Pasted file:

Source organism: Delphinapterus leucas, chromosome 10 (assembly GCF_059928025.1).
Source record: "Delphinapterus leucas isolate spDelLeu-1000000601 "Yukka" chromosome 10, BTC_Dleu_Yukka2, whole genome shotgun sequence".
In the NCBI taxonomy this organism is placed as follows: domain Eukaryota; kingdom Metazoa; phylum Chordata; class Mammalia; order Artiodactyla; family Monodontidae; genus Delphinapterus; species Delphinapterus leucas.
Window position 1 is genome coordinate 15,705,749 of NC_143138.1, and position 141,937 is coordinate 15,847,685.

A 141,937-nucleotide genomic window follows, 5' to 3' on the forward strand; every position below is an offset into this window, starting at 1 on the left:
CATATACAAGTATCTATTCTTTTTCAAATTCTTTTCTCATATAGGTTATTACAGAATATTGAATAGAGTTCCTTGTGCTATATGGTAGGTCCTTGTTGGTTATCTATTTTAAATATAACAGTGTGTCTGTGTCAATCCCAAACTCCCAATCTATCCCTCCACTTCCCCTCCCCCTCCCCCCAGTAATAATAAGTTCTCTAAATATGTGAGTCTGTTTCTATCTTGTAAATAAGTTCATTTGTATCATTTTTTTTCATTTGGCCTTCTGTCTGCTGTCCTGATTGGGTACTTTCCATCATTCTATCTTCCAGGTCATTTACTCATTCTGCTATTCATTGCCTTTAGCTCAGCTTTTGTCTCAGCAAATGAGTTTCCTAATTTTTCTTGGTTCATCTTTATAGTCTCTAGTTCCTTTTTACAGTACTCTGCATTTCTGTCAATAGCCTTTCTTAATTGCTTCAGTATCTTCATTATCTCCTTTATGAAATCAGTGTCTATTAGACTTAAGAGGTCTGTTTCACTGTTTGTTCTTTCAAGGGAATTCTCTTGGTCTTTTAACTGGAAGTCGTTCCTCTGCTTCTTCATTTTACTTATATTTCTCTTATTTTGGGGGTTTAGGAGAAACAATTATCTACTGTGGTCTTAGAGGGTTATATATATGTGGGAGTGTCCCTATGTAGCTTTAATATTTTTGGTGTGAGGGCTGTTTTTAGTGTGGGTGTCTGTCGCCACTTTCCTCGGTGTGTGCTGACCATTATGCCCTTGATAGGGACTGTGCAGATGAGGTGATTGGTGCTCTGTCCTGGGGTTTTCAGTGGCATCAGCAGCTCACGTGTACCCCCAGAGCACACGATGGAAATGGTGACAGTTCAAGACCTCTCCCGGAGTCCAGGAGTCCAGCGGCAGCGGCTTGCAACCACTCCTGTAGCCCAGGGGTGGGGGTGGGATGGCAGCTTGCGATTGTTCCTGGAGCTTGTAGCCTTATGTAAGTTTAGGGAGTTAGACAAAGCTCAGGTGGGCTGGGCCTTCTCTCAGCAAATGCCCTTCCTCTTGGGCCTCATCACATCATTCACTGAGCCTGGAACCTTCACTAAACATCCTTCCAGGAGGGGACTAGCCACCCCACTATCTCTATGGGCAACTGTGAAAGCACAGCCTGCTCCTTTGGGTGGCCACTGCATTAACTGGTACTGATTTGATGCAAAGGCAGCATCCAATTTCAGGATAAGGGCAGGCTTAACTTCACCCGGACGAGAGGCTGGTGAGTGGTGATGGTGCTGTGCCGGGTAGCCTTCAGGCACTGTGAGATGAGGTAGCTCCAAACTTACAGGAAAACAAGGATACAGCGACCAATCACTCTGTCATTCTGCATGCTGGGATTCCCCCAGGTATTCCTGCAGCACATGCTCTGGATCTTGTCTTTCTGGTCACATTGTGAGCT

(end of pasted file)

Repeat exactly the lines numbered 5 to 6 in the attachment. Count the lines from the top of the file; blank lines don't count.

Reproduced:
A 141,937-nucleotide genomic window follows, 5' to 3' on the forward strand; every position below is an offset into this window, starting at 1 on the left:
CATATACAAGTATCTATTCTTTTTCAAATTCTTTTCTCATATAGGTTATTACAGAATATTGAATAGAGTTCCTTGTGCTATATGGTAGGTCCTTGTTGGTTATCTATTTTAAATATAACAGTGTGTCTGTGTCAATCCCAAACTCCCAATCTATCCCTCCACTTCCCCTCCCCCTCCCCCCAGTAATAATAAGTTCTCTAAATATGTGAGTCTGTTTCTATCTTGTAAATAAGTTCATTTGTATCATTTTTTTTCATTTGGCCTTCTGTCTGCTGTCCTGATTGGGTACTTTCCATCATTCTATCTTCCAGGTCATTTACTCATTCTGCTATTCATTGCCTTTAGCTCAGCTTTTGTCTCAGCAAATGAGTTTCCTAATTTTTCTTGGTTCATCTTTATAGTCTCTAGTTCCTTTTTACAGTACTCTGCATTTCTGTCAATAGCCTTTCTTAATTGCTTCAGTATCTTCATTATCTCCTTTATGAAATCAGTGTCTATTAGACTTAAGAGGTCTGTTTCACTGTTTGTTCTTTCAAGGGAATTCTCTTGGTCTTTTAACTGGAAGTCGTTCCTCTGCTTCTTCATTTTACTTATATTTCTCTTATTTTGGGGGTTTAGGAGAAACAATTATCTACTGTGGTCTTAGAGGGTTATATATATGTGGGAGTGTCCCTATGTAGCTTTAATATTTTTGGTGTGAGGGCTGTTTTTAGTGTGGGTGTCTGTCGCCACTTTCCTCGGTGTGTGCTGACCATTATGCCCTTGATAGGGACTGTGCAGATGAGGTGATTGGTGCTCTGTCCTGGGGTTTTCAGTGGCATCAGCAGCTCACGTGTACCCCCAGAGCACACGATGGAAATGGTGACAGTTCAAGACCTCTCCCGGAGTCCAGGAGTCCAGCGGCAGCGGCTTGCAACCACTCCTGTAGCCCAGGGGTGGGGGTGGGATGGCAGCTTGCGATTGTTCCTGGAGCTTGTAGCCTTATGTAAGTTTAGGGAGTTAGACAAAGCTCAGGTGGGCTGGGCCTTCTCTCAGCAAATGCCCTTCCTCTTGGGCCTCATCACATCATTCACTGAGCCTGGAACCTTCACTAAACATCCTTCCAGGAGGGGACTAGCCACCCCACTATCTCTATGGGCAACTGTGAAAGCACAGCCTGCTCCTTTGGGTGGCCACTGCATTAACTGGTACTGATTTGATGCAAAGGCAGCATCCAATTTCAGGATAAGGGCAGGCTTAACTTCACCCGGACGAGAGGCTGGTGAGTGGTGATGGTGCTGTGCCGGGTAGCCTTCAGGCACTGTGAGATGAGGTAGCTCCAAACTTACAGGAAAACAAGGATACAGCGACCAATCACTCTGTCATTCTGCATGCTGGGATTCCCCCAGGTATTCCTGCAGCACATGCTCTGGATCTTGTCTTTCTGGTCACATTGTGAGCT